Love and fate collide in 3 Hearts

Mar 04, 2015

A happy ending or a sad one? There is a destructive force at the core of the key characters in the French film 3 Couers (3 Hearts) and yet also a strong romantic belief that contentment is achievable.

The tension between these two elements, and the question of which might win through, underpins the movie, which features in the Alliance Français French Film Festival opening this week in Adelaide.

Tax auditor Marc Beaulieu (Benoît Poelvoorde) misses his train home to Paris after a day’s work south of Lyon in provincial France. That turns out to have an upside, since he unexpectedly meets and falls for Sylvie Berger (Charlotte Gainsbourg).

They walk and talk the night away. No phone numbers are exchanged but in a nod to the mystery and magic of love – and numerous love stories before this one – they arrange to meet again. Predictably, circumstances intervene and they seem destined not to resume where they left off.

What makes Marc appealing to women is something of a conundrum. He is a rather beaten man who has lost in love before and is uncertain about himself and his direction. He is unassertive to the point of being limp, but this behaviour may be intended to highlight his lack of self-belief, compounded when he loses contact with Sylvie. Perhaps the only way is up.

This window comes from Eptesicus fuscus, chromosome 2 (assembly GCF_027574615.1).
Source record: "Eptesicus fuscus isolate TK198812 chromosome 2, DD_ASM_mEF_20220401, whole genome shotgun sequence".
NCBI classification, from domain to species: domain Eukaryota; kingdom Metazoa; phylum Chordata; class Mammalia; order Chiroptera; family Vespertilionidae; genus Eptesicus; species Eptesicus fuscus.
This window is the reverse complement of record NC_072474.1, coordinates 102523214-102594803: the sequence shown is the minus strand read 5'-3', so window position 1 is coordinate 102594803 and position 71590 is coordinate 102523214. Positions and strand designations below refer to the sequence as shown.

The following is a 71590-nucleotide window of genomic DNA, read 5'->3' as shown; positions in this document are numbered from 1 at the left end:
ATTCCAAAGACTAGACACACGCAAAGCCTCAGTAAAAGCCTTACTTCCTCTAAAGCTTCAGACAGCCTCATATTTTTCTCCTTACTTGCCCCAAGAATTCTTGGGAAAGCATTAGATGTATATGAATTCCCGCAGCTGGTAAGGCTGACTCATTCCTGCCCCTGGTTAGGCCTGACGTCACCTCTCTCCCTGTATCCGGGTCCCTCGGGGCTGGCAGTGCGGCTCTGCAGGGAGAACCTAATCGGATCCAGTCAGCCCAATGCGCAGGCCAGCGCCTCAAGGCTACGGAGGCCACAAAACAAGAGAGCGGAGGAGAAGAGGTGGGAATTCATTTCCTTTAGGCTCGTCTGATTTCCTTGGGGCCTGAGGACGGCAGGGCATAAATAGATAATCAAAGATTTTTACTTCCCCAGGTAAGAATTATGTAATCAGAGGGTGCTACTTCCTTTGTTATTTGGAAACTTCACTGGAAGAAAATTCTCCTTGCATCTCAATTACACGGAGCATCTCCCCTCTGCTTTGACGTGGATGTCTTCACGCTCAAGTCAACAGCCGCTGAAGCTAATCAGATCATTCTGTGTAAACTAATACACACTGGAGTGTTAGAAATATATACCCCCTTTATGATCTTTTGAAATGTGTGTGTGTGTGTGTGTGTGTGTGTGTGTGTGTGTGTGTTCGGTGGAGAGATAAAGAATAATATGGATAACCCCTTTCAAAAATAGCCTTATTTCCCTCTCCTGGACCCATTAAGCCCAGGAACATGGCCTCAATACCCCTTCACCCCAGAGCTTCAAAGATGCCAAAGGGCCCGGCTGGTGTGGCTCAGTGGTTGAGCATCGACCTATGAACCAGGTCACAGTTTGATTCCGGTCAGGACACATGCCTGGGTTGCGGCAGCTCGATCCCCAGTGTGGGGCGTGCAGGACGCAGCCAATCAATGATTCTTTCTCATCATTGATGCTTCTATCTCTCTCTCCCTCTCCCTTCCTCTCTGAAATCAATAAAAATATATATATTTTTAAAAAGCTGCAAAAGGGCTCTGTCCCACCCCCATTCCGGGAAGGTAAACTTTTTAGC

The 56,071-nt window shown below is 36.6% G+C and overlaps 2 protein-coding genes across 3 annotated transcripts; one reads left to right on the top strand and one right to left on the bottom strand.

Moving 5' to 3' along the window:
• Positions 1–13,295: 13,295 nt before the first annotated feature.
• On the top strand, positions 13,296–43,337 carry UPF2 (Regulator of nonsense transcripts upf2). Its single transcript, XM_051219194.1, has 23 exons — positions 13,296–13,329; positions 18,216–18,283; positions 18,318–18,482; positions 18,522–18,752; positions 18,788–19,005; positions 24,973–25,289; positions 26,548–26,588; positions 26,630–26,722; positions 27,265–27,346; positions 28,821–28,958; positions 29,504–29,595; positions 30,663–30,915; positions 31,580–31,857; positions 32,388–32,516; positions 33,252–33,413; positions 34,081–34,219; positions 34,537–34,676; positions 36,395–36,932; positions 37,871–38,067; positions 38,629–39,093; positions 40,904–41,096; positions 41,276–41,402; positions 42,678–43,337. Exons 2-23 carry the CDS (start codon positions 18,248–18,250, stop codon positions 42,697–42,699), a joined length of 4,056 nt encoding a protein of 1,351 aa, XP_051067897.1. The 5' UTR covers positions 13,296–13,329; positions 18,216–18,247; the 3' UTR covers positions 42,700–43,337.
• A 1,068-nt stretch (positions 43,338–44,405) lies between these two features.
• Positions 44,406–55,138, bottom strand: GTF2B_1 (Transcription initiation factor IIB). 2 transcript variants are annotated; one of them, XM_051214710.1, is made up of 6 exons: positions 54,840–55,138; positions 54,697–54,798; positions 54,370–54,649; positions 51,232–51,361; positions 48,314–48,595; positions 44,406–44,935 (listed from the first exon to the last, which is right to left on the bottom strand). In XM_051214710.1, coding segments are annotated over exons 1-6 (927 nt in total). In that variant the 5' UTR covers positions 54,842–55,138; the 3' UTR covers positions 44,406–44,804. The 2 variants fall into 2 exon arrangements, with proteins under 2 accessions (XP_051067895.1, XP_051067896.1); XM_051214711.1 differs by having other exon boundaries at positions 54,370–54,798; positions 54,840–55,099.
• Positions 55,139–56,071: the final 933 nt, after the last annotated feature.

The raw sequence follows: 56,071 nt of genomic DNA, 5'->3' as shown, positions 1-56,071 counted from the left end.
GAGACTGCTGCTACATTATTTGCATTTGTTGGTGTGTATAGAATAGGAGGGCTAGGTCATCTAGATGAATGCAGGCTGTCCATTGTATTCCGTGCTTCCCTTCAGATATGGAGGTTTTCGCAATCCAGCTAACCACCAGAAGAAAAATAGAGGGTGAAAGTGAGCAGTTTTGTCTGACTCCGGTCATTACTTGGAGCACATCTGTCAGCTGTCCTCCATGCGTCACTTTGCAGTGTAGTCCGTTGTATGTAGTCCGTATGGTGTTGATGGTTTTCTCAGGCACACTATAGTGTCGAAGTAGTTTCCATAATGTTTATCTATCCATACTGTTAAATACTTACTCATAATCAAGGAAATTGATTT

When his subsequent work brings him into the orbit of Sophie Berger (Chiara Mastroianni), he is unaware that he is helping Sylvie’s sister. That coincidence fuels the story, lifting it a notch with its concerns revolving around the effect of keeping secrets. That propels it towards the denouement – the question of what is to happen within the family when hidden things are revealed. Catherine Deneuve plays the mother of the two women, observing but not intruding until a key moment.

Until the fact of the secret emerges, Marc is able to settle into a new life in different surroundings, with a marriage and a child, though sometimes still haunted by his past encounter with Sylvie. The first moment of significant disclosure is beautifully and silently handled. It employs social media and relies masterfully on faces, on light and shade, and what is therefore still half-hidden. It is also worth noting that clever use is made of a mirror in the story to highlight Marc’s deepening worries.

Occasional eruptions from the musical score are strange, with deep and portentous sounds suggesting meaningful events about to transpire. They don’t always occur and are, in any case, unnecessary. Similarly, a couple of voice-overs are redundant. We see and hear what we need to see well enough without such prompts.

This movie speaks of fate in many ways. Who is fully engaged with their lives? Who is in control?

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The Berger sisters sometimes adopt a smile as a mask as if to indicate that they are stepping back a little from an unpalatable moment.  There is duplicity, hope, doubt, some kinds of love, and a feeling that you don’t always have a choice.

The second moment of disclosure will either touch your heart or seem like a cop-out. The film as a whole may make you think of the role that chance plays in your life. Hopefully, it makes you happy to be where you are right now.

The Alliance Français French Film Festival opens at Palace Nova Eastend on Thursday (March 5) and continues until March 24. 3 Hearts screens on March 7, 11, 13, 14, 21 and 23.



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